Americans set to repeat unhealthy habits this holiday season

NASHVILLE, Tenn. Heading into the 2010 holiday shopping season, Americans appear ready to repeat unhealthy eating and exercise habits, according to the latest Gallup-Healthways well-being index released Thursday.

 

The WBI healthy behavior sub-index — which measures incidence of smoking, eating healthy, consumption of fruits and vegetables, and exercise — slipped for the third consecutive month, falling to 63.8 in October. The percentage of respondents who exercised three or more times a week has dropped two points since July to 51.7%, while the percent who said they ate healthy and the percent consuming five servings of fruits and vegetables each day both dropped in the same time period.

 

The percentage of respondents who report smoking has remained consistent in nearly three years of measurement, hovering around October’s 20.6% with very little variation.

 

Over the past two years that Gallup-Healthways has been measuring WBI, the healthy behavior sub-index dropped steadily from September through December before recovering in January, once everyone made their New Year’s resolutions.

 

 

The physical health sub-index, which measures the number of sick days used in the past month, obesity, cold, flu and headaches, among other things, dropped to 76.2 in October from 76.6 in September. Daily flu incidents increased by one point, and daily cold increased by four, both very much in line with previous years. Seasonal influences and increased rates of headache likely will create a drag on the PHI through the end of the cold-and-flu season in March, Gallup-Healthways reported.

 

The WBI, which helps illustrate the picture of American well-being across several matrices, recently tabulated its 1 millionth survey. The WBI is a daily assessment of U.S. residents' health and well-being. By interviewing at least 1,000 U.S. adults every day, the WBI provides real-time measurement and insights needed to improve health, increase productivity and lower healthcare costs. Public and private sector leaders use data on life evaluation, physical health, emotional health, healthy behavior, work environment and basic access to public services to develop and prioritize public initiatives.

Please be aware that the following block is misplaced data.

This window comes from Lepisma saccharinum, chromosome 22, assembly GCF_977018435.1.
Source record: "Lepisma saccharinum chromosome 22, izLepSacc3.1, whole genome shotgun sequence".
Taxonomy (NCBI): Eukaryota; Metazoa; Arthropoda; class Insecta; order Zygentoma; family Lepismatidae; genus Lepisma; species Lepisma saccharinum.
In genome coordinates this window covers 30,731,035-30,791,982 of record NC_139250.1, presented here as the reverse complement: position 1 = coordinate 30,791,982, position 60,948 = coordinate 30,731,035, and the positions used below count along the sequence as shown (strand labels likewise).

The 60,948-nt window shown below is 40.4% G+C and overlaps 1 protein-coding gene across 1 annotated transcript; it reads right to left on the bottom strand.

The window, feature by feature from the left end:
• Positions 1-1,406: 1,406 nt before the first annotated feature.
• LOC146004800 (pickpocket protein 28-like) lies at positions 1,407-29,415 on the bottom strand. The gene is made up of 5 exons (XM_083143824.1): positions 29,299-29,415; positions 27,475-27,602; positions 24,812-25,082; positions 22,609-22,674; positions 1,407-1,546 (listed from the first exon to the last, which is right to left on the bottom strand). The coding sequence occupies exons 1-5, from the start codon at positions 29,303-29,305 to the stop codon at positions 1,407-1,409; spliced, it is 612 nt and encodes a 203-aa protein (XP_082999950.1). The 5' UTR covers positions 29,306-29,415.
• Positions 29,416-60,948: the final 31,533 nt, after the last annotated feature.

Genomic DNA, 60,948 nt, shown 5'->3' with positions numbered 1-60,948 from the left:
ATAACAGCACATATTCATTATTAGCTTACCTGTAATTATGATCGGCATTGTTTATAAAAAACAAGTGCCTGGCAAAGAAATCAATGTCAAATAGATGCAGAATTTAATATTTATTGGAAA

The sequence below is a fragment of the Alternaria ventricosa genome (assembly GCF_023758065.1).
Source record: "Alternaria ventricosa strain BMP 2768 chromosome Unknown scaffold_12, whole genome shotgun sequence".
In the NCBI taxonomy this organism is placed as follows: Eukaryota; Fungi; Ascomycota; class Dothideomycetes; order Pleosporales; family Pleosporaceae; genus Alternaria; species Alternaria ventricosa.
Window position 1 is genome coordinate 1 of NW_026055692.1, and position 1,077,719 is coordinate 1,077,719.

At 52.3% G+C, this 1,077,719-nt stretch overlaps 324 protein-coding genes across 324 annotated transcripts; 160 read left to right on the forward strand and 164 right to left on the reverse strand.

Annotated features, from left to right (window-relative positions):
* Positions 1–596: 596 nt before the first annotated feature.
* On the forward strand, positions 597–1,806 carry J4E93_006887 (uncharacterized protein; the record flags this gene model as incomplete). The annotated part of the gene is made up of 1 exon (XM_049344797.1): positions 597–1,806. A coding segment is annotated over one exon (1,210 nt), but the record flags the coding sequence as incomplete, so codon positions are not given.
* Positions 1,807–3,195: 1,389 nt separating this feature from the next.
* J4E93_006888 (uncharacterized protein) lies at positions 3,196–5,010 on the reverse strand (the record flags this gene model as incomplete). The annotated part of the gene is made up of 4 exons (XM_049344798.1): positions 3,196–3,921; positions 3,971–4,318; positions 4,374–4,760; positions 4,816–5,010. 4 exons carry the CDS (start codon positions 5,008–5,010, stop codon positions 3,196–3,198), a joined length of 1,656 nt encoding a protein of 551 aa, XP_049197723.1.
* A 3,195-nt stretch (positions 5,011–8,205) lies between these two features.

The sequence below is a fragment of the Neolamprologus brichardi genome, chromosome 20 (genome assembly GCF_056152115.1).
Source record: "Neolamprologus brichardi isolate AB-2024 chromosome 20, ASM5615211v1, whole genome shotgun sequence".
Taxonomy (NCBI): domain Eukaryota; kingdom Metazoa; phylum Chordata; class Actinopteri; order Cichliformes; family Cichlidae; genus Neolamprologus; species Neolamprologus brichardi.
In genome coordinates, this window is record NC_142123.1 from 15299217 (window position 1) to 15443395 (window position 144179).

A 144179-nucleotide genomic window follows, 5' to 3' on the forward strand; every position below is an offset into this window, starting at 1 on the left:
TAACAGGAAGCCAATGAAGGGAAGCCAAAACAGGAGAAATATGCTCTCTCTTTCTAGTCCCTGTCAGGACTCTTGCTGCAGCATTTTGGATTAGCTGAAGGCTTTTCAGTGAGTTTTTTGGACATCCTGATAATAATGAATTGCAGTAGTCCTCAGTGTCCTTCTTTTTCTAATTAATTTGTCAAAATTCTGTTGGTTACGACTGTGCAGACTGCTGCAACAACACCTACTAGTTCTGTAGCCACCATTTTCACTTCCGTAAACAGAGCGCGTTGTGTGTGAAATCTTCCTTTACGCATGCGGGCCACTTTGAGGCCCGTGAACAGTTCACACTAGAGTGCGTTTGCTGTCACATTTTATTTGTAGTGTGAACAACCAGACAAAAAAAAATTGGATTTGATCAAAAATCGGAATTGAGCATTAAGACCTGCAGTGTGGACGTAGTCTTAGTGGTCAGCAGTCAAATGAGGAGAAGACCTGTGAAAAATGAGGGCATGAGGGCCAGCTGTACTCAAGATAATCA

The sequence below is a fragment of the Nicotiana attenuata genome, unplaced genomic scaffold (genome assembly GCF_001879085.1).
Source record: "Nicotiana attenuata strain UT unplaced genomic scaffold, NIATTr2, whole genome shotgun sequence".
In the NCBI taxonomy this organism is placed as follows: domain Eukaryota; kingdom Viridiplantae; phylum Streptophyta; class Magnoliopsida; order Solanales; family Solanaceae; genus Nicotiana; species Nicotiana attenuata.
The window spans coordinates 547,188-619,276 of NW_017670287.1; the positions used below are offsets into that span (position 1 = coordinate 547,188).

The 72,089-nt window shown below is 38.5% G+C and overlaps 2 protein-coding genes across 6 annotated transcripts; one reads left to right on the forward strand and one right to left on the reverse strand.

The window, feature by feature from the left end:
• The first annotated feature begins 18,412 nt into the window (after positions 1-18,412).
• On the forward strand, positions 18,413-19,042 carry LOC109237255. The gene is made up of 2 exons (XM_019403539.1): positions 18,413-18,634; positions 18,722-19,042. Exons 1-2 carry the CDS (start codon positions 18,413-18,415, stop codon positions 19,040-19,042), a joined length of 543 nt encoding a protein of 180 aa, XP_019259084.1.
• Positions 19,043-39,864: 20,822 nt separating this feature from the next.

“Prior to this work, how well-being was intertwined with daily life was unknown,” stated Nikki Duggan, Healthways lead WBI data analyst. “We didn’t know the impact elements, such as happiness, anger, stress, health status, employment status and neighborhood safety, had on the whole,” she said. “Through these million people sharing their lives, we have uncovered incredibly valuable insight for our country and its people. We have heard both concern and hope over the past three years of our surveying.”

 

 

The survey’s inception in January 2008 provided researchers with a snapshot of America prior to the recession, and also a baseline against which to measure the impact of the stock market crash in October of that year. Within two months, overall well-being fell 2.8 points, while life evaluation index scores, the measure of people’s current life perception and hope for the future fell 5.6 points within one month.